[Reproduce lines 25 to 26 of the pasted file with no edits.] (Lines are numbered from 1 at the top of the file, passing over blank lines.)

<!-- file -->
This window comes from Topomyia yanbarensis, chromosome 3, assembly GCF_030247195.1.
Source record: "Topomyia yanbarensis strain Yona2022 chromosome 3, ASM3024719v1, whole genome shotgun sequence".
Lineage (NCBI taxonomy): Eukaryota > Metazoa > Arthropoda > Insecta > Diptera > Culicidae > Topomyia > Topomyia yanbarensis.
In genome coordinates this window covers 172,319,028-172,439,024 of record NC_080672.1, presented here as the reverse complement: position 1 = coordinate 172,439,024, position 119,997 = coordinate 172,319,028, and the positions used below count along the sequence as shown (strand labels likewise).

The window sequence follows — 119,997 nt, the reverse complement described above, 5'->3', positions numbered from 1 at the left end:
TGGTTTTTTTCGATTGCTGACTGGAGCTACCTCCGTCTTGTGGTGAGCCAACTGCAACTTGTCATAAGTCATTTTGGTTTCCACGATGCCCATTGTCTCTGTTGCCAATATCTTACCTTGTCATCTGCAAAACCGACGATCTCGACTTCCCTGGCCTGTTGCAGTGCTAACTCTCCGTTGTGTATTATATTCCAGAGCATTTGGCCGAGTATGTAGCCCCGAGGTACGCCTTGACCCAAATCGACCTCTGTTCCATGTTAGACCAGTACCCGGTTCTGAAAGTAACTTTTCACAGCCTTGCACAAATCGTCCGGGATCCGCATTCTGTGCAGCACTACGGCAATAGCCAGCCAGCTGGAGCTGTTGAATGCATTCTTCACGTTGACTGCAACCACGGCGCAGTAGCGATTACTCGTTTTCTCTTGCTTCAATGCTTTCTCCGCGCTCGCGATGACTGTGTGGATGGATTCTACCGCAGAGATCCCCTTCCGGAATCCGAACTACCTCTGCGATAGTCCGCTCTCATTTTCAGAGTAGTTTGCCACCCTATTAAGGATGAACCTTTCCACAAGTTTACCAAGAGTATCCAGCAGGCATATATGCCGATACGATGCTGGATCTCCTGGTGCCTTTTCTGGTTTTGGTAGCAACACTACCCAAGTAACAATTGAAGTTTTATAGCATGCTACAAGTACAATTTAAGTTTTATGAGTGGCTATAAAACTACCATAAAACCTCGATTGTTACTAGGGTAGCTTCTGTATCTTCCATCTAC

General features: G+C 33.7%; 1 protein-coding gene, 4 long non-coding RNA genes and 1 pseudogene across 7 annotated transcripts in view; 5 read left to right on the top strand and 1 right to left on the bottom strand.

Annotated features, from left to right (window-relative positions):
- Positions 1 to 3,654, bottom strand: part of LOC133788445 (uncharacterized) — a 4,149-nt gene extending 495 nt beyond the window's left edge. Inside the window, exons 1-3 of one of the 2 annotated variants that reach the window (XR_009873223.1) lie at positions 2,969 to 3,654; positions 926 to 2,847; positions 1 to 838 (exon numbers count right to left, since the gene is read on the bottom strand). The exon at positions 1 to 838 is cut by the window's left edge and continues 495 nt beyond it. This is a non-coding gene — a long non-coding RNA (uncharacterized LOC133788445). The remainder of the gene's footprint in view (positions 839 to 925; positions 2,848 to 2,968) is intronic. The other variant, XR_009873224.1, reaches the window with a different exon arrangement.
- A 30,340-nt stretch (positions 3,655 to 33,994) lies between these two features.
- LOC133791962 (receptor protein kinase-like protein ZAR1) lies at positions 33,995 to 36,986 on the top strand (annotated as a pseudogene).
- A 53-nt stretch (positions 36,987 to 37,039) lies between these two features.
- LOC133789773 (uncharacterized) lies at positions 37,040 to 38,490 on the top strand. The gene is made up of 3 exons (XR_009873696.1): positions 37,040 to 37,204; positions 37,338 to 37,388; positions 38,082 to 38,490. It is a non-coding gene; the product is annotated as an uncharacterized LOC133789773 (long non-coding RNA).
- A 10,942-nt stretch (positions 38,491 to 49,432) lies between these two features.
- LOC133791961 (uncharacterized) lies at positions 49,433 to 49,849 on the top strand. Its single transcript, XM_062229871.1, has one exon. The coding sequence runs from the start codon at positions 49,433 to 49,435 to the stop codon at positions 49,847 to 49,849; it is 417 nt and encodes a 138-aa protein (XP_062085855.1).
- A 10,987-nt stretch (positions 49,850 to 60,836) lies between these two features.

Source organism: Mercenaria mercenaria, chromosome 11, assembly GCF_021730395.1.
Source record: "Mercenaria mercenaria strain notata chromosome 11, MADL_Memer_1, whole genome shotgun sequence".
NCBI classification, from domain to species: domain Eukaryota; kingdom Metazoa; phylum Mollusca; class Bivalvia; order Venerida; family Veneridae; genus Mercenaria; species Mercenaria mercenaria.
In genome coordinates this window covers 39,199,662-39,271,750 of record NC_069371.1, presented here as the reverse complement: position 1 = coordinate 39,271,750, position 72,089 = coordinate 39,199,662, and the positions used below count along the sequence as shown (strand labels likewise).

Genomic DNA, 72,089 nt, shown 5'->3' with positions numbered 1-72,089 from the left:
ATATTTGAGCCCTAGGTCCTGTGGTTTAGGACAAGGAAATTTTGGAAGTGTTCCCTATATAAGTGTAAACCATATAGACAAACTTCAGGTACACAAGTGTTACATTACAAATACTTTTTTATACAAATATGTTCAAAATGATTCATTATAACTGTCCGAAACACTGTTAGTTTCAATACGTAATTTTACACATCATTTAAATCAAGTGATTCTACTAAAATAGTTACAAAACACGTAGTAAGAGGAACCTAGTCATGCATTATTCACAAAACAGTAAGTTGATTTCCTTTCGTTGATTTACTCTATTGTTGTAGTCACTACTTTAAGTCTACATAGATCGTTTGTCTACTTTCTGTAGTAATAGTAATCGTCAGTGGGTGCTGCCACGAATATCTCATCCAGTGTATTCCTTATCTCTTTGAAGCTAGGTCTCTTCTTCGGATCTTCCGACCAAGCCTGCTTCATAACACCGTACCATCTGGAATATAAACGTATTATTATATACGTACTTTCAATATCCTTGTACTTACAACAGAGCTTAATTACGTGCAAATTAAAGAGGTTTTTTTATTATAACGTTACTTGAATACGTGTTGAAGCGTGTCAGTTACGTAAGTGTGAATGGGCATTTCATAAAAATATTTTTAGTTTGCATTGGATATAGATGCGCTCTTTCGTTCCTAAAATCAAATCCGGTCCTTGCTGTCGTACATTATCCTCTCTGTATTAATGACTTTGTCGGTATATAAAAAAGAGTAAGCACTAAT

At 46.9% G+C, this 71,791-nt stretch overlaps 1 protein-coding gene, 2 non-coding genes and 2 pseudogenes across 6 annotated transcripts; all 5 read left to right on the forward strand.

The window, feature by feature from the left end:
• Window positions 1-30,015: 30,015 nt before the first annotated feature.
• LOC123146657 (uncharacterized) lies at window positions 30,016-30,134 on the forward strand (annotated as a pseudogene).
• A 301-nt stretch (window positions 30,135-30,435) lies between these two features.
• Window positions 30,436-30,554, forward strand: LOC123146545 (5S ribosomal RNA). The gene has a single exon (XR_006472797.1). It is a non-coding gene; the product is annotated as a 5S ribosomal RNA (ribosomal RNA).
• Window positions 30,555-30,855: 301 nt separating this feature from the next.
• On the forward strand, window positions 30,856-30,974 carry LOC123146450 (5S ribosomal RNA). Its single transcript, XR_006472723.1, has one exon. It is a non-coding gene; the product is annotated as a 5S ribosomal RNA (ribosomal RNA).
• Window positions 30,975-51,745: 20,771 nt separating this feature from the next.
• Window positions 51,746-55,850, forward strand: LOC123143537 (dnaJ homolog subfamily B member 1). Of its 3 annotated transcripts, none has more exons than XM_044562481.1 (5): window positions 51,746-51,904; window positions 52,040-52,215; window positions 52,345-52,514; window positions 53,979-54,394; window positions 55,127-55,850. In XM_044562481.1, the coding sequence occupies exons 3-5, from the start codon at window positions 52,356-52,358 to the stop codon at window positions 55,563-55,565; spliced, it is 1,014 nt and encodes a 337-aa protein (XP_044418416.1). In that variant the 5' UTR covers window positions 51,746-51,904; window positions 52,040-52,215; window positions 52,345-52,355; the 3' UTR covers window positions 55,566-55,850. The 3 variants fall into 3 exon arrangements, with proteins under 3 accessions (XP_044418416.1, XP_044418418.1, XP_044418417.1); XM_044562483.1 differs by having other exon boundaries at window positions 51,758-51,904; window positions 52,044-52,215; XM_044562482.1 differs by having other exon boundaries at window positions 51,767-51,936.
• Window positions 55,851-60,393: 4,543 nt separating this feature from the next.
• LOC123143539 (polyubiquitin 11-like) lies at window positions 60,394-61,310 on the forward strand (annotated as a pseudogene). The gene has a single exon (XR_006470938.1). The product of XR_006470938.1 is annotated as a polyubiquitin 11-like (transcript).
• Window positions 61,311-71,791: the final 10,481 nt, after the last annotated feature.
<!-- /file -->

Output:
• Window positions 1-30,015: 30,015 nt before the first annotated feature.
• LOC123146657 (uncharacterized) lies at window positions 30,016-30,134 on the forward strand (annotated as a pseudogene).